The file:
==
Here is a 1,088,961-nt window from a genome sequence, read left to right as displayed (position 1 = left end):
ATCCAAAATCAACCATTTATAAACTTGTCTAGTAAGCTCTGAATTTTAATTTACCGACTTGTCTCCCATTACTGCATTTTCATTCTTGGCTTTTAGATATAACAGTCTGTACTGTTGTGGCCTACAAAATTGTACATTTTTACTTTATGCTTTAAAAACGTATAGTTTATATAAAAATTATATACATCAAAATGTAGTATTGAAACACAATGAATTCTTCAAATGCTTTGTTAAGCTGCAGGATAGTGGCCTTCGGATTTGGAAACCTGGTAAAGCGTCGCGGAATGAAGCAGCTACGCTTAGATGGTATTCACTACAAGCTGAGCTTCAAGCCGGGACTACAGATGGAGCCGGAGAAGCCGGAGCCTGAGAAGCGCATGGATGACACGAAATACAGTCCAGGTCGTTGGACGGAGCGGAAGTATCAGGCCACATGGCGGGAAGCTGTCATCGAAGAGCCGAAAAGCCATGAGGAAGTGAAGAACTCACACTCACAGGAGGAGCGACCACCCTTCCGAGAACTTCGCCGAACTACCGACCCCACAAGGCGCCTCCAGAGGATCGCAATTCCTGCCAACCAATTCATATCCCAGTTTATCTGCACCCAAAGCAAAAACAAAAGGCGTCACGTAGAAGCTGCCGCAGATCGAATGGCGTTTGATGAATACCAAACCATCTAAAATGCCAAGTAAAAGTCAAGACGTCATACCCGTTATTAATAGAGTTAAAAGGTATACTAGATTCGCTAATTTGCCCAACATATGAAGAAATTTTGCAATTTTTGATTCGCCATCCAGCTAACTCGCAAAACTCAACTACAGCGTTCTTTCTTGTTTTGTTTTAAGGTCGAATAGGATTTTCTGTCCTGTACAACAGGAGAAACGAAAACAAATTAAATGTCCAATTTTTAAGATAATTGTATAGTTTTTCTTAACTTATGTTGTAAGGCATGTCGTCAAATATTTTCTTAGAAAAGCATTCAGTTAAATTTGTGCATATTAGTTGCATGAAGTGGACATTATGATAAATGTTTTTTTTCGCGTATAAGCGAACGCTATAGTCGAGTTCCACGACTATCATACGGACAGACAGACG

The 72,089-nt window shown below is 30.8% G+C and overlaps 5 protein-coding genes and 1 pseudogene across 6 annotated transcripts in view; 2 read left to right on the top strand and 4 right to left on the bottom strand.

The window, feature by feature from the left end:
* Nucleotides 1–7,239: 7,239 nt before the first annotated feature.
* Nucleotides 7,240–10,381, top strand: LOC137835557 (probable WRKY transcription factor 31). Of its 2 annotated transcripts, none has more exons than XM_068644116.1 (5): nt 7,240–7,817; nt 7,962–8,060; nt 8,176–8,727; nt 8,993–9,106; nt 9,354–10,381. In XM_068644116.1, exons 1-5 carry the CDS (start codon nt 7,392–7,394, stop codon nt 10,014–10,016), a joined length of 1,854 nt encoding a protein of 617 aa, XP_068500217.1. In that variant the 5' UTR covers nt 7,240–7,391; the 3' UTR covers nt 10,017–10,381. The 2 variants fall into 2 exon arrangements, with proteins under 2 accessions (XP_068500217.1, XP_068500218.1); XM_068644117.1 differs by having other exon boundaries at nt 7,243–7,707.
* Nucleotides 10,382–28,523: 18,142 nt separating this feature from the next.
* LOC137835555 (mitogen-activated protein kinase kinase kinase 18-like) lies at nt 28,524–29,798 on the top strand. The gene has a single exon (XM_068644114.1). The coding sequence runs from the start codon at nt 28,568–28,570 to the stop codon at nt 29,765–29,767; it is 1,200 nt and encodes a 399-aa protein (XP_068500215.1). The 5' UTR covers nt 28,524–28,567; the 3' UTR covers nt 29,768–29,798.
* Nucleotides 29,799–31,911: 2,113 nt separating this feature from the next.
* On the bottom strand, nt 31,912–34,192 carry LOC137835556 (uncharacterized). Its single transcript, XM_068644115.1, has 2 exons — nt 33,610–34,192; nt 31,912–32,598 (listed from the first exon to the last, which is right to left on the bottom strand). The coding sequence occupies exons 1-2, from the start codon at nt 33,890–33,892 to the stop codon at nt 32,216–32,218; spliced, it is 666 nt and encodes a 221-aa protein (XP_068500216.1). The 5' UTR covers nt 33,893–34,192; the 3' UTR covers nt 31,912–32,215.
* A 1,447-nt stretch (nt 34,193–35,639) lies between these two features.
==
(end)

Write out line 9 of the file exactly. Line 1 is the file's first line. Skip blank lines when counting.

* Nucleotides 29,799–31,911: 2,113 nt separating this feature from the next.